The Swinging New Man-size Sports-fastback

There are two brochures available for the 1965 Marlin.  One is a two-sided sheet (am65-4275) in black & white that presumably was issued when the car was announced.  The later is an eight page color folder.  Both have the same dimensions and cover photo.

The 'Marlin by Rambler' hit showrooms in March of 1965 with the tagline "Man-size sports-fastback".  This was supposed to be a dig at the smaller Mustang and Barracuda, but the car missed by a mile.  This was also the first strong effort to distance Rambler from its economy car reputation by not explicitly calling it a Rambler.  This had been done in reverse when the Valiant was introduced in 1960 as a separate car line from Plymouth.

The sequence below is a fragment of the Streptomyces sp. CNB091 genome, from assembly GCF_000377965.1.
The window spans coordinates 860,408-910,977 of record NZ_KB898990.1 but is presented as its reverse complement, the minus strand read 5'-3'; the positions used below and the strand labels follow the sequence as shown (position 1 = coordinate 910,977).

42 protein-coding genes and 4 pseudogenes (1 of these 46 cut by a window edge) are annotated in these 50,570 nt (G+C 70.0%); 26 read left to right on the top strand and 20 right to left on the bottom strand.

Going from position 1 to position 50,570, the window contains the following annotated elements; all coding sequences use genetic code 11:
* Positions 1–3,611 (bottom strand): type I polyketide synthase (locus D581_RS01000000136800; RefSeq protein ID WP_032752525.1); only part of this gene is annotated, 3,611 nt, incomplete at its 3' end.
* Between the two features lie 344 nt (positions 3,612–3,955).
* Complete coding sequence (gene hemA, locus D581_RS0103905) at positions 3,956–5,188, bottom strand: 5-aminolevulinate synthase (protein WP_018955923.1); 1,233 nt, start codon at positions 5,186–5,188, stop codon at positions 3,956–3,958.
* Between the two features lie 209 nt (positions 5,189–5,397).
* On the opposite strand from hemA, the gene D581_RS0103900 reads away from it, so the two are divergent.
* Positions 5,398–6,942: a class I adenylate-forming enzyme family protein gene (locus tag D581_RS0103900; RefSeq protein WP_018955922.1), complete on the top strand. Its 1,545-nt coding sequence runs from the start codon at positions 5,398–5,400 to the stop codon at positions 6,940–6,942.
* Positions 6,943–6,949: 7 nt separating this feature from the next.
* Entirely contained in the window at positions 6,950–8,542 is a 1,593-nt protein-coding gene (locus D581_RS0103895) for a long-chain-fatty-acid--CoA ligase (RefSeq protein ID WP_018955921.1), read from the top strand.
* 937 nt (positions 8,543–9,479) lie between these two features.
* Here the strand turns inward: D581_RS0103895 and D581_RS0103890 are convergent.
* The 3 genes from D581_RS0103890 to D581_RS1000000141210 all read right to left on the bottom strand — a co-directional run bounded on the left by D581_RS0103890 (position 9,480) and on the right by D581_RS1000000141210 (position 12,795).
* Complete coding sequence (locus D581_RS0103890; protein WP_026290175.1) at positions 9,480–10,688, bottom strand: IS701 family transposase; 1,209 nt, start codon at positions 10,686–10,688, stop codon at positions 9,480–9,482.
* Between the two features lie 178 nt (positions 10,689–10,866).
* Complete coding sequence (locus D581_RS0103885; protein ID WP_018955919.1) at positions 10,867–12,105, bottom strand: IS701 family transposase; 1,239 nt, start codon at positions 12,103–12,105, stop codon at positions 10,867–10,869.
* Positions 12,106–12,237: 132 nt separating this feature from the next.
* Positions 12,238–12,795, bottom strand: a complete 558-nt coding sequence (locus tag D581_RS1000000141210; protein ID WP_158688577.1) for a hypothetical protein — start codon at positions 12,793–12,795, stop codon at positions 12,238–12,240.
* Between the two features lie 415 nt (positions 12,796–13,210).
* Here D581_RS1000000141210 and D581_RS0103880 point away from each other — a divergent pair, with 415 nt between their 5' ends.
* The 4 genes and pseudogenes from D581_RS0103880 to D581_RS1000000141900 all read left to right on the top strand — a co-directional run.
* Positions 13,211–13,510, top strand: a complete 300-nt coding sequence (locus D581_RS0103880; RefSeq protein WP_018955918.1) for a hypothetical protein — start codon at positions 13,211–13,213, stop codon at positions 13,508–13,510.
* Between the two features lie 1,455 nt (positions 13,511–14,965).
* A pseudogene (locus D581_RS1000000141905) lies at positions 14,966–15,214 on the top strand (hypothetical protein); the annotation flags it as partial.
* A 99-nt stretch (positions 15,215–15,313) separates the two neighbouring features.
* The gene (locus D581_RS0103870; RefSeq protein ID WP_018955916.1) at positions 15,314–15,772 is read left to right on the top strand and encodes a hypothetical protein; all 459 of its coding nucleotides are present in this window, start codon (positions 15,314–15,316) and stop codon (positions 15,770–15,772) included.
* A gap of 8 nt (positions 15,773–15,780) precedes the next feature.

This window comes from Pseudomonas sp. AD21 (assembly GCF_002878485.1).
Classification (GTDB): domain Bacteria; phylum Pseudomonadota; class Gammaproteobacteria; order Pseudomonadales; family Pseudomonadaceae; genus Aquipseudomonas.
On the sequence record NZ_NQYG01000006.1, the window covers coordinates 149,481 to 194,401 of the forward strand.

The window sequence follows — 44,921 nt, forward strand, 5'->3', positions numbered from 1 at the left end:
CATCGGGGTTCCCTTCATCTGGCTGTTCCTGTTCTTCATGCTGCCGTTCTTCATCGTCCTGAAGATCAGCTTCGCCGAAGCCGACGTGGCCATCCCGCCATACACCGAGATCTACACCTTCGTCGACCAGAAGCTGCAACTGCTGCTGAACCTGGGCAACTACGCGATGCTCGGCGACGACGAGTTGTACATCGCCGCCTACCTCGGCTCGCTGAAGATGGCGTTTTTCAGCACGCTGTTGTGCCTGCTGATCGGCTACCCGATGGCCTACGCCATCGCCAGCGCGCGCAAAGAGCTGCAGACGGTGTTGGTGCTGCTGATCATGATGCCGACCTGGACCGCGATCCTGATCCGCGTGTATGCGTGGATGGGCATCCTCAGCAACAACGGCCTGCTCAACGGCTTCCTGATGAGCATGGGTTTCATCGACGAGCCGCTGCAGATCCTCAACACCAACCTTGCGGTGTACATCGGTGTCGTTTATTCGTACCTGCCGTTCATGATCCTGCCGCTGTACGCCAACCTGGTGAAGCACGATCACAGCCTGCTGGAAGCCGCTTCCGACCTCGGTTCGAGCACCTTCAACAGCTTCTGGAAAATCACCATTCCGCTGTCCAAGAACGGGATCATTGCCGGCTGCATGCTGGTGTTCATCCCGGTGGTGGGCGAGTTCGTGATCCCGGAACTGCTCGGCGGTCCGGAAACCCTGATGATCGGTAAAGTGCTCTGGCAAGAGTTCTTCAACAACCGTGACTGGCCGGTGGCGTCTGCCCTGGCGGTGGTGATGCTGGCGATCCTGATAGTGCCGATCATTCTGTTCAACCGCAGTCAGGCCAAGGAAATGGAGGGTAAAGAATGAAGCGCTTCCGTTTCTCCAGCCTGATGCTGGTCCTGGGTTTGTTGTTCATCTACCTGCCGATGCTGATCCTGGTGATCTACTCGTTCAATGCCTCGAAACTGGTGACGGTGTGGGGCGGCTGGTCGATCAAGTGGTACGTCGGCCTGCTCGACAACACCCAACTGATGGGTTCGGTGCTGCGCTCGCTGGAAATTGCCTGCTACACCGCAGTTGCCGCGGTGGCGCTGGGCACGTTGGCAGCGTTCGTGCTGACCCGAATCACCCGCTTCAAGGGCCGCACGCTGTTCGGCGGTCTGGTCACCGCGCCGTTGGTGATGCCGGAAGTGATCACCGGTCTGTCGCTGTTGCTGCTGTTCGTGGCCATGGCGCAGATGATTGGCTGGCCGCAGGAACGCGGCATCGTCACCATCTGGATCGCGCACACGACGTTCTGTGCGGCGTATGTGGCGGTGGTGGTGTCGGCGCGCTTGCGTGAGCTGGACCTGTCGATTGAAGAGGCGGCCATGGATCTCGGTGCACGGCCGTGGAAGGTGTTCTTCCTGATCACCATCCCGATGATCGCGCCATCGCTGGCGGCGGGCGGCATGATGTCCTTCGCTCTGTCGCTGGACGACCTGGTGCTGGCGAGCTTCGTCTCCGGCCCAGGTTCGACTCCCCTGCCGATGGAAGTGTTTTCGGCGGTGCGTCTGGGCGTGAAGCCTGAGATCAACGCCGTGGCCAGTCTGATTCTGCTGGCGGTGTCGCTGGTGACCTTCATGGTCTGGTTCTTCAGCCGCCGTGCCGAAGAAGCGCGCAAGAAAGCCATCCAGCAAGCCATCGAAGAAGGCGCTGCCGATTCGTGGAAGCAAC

The original concept for the Marlin was called the Tarpon, and was built on a Rambler American chassis comparable in size to a Mustang or Barracuda.  In an effort to sidestep the competition, they brought out a car that was similar in nature, but 'man-sized' and built on a Rambler Classic chassis.  Personal sports-luxury cars had been done before, notably the Thunderbird and Grand Prix, but they were more subdued.  The Marlin had a swinging paint job where the roof contrasted with the body and fastback styling that was all the rage.  It was the company's first attempt to jump into the burgeoning performance car market, but it was more Grand Prix than GTO, lacking a fire-breathing engine.

The problem with the Tarpon was that engineers couldn't fit a V8 in the American's chassis, and the car needed one to lead the segment.  The problem with the Marlin was that the bodywork was stretched to fit the bigger platform and looked a bit off.  In particular, the roof had been raised above the rear seat and that created a less than graceful arc from windshield to rear bumper.  The following years Dodge Charger would be essentially everything that the Marlin was intended to be and would go on to great success while the Marlin lasted only three years.